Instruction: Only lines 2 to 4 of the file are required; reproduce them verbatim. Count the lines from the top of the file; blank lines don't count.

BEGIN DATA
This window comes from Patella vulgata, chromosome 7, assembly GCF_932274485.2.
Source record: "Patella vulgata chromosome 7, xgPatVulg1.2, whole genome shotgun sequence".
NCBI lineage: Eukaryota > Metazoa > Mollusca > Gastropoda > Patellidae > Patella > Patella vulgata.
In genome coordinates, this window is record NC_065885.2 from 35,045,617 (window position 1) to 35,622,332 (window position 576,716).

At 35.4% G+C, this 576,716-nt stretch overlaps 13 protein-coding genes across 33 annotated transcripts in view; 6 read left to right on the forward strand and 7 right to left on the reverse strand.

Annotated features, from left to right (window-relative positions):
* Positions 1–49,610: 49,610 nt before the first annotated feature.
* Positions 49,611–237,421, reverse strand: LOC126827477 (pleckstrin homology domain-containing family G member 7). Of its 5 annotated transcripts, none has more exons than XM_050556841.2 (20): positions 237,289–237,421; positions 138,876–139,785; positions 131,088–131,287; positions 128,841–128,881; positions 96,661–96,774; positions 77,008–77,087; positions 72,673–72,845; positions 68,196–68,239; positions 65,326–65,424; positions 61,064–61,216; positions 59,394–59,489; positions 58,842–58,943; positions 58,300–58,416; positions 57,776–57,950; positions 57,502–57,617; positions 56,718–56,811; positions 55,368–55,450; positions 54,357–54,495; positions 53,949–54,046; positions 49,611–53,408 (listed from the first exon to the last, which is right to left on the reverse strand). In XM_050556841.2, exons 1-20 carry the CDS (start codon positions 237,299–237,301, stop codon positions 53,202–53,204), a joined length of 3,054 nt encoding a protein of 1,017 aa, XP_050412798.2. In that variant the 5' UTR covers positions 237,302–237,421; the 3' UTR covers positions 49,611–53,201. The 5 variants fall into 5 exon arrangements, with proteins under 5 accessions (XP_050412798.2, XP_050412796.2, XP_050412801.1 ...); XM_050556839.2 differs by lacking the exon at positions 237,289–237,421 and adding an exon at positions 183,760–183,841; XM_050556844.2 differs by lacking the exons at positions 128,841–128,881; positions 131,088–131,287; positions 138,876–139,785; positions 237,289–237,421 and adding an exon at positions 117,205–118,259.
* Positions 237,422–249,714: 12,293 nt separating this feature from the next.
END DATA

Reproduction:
Source record: "Patella vulgata chromosome 7, xgPatVulg1.2, whole genome shotgun sequence".
NCBI lineage: Eukaryota > Metazoa > Mollusca > Gastropoda > Patellidae > Patella > Patella vulgata.
In genome coordinates, this window is record NC_065885.2 from 35,045,617 (window position 1) to 35,622,332 (window position 576,716).